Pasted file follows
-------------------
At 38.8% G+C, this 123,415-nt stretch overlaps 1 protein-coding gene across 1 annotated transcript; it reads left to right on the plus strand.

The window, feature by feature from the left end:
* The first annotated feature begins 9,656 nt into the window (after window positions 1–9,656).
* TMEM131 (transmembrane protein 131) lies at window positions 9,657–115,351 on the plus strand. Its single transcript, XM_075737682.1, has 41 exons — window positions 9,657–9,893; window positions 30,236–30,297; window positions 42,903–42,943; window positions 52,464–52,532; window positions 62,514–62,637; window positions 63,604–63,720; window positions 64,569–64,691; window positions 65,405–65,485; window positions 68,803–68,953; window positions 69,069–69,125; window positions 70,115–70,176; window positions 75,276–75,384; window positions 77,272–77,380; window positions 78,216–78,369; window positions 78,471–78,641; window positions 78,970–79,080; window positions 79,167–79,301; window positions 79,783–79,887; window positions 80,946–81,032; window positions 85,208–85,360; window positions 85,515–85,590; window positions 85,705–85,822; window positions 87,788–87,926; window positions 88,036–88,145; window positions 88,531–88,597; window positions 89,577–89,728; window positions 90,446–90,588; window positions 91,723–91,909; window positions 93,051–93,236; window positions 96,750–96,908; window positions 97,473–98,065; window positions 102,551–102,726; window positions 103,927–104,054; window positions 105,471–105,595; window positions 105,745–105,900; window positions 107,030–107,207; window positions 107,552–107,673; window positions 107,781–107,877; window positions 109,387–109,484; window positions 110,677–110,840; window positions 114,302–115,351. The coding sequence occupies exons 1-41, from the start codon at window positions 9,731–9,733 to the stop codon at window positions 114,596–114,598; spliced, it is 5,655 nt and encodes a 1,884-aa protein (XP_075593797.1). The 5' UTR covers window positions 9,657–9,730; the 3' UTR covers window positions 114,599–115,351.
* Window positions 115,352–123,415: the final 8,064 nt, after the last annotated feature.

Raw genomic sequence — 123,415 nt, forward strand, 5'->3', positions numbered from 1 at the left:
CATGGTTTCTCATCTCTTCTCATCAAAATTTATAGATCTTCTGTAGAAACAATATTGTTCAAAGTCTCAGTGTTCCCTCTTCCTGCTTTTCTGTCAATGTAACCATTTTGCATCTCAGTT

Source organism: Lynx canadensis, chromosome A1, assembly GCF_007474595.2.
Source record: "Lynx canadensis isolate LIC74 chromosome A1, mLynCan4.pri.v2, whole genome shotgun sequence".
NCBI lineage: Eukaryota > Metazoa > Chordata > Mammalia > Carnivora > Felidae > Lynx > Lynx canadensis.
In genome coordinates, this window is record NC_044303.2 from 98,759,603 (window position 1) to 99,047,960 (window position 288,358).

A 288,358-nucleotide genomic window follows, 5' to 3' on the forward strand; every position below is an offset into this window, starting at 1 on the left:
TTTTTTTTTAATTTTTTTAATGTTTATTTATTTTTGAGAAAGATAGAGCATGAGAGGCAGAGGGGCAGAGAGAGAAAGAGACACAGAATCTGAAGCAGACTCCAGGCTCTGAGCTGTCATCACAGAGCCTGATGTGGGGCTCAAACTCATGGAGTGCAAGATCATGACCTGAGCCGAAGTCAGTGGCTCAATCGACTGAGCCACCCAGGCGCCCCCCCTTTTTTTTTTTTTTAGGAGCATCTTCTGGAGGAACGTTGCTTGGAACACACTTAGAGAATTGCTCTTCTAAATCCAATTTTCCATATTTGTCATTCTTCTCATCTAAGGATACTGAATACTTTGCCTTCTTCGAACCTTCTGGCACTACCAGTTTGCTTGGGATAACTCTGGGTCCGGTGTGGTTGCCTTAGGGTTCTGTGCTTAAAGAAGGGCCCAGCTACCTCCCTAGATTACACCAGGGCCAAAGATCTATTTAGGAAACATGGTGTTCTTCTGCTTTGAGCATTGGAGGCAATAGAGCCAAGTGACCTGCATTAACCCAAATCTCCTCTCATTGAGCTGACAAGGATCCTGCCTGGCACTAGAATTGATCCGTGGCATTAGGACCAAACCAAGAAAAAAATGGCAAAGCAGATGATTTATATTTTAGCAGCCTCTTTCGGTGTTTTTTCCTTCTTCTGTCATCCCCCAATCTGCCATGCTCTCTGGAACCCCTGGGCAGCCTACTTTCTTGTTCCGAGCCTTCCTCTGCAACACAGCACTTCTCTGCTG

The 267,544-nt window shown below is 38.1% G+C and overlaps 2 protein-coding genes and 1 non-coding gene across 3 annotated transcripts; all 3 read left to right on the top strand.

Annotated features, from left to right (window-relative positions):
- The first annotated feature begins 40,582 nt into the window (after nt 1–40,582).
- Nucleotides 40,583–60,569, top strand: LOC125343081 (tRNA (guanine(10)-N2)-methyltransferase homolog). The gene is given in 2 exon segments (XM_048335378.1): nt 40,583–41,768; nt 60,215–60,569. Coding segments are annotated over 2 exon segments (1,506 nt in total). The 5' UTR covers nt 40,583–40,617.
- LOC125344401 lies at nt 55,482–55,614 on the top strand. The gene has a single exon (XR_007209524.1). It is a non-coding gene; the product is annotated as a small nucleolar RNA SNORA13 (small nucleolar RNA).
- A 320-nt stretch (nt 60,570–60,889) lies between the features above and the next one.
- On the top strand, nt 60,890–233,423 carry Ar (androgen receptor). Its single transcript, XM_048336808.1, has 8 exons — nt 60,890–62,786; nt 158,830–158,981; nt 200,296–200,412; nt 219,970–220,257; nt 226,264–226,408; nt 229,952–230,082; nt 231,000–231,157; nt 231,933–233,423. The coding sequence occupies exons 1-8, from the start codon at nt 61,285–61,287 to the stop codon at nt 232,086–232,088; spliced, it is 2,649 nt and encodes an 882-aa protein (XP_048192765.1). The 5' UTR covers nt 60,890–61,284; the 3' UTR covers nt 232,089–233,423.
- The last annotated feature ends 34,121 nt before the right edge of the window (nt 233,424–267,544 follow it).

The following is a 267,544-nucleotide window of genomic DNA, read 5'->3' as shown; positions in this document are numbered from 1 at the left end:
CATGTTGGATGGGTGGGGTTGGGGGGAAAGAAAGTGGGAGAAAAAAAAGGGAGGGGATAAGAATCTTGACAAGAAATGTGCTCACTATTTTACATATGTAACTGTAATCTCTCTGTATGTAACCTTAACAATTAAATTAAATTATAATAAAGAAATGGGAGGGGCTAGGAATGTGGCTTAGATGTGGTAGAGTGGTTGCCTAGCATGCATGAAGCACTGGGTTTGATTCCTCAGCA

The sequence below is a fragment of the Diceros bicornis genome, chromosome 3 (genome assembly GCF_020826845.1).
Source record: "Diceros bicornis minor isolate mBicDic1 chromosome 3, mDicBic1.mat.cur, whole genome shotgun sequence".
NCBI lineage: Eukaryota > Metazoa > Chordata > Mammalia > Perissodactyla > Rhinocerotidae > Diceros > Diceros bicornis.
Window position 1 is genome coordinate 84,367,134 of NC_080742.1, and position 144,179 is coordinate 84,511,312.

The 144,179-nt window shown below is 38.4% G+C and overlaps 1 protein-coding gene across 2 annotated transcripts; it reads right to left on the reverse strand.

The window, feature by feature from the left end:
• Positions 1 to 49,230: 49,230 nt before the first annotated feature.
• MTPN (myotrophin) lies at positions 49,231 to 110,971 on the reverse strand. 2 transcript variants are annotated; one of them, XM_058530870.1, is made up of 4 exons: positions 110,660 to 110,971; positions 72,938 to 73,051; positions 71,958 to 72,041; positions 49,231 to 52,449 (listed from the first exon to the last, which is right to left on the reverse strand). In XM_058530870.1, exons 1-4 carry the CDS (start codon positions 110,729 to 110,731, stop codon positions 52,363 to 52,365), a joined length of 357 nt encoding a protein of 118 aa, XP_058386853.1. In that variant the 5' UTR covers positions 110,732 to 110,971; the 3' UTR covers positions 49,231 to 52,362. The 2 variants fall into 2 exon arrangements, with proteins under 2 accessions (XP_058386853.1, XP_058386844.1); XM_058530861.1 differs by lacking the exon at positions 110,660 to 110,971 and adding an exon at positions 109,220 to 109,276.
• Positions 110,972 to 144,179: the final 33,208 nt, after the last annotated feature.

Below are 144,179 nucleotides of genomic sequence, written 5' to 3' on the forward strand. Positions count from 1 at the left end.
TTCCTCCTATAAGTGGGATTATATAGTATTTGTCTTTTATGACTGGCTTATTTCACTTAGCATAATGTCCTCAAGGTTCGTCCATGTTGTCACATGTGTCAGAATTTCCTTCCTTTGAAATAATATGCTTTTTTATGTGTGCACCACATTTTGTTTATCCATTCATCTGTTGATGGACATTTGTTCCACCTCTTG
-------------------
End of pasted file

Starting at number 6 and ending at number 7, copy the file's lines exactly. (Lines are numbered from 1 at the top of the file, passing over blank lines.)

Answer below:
Raw genomic sequence — 123,415 nt, forward strand, 5'->3', positions numbered from 1 at the left:
CATGGTTTCTCATCTCTTCTCATCAAAATTTATAGATCTTCTGTAGAAACAATATTGTTCAAAGTCTCAGTGTTCCCTCTTCCTGCTTTTCTGTCAATGTAACCATTTTGCATCTCAGTT